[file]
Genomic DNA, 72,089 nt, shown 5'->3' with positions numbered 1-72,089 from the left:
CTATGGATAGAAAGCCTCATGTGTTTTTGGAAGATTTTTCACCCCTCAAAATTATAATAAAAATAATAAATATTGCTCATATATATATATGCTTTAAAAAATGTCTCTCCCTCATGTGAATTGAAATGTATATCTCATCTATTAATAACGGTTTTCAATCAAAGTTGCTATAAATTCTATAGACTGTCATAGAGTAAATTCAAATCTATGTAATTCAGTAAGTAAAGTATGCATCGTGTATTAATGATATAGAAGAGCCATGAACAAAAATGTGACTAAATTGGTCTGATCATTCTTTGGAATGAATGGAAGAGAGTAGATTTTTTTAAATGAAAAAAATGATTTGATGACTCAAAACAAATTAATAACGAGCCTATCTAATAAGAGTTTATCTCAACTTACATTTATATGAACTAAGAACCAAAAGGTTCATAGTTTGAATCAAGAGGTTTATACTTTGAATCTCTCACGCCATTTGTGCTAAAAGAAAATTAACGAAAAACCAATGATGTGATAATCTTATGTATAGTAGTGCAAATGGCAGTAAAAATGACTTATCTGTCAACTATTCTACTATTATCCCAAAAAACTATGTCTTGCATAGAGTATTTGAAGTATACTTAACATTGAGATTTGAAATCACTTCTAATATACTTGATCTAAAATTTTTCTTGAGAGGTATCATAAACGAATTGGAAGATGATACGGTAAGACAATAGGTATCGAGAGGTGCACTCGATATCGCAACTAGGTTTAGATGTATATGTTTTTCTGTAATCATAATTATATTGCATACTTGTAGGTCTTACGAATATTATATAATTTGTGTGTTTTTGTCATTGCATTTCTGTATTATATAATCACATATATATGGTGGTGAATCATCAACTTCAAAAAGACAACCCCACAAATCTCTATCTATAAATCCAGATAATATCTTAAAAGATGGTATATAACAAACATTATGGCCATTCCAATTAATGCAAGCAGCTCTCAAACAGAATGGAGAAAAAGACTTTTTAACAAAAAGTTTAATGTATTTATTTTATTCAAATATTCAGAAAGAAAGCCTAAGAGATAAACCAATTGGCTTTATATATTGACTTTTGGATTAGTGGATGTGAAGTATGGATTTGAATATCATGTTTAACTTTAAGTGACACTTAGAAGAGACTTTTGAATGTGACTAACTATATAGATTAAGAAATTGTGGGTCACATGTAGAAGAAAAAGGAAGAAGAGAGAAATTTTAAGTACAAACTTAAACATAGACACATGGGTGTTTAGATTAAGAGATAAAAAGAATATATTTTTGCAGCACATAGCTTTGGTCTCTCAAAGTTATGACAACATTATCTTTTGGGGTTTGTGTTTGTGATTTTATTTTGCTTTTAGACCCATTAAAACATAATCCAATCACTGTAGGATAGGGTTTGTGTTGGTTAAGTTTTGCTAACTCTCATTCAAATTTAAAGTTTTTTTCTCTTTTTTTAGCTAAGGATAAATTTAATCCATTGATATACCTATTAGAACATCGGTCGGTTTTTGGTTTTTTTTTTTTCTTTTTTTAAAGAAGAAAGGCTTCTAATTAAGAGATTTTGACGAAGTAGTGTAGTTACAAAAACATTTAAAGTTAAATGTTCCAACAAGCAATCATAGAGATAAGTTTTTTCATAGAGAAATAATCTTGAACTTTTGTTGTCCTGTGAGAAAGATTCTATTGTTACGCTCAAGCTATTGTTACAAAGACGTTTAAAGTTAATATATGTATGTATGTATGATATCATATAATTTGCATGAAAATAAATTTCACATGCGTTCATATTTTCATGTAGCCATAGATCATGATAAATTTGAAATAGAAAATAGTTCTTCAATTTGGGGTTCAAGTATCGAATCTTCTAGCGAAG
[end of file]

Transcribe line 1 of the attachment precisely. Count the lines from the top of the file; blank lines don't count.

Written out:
Genomic DNA, 72,089 nt, shown 5'->3' with positions numbered 1-72,089 from the left: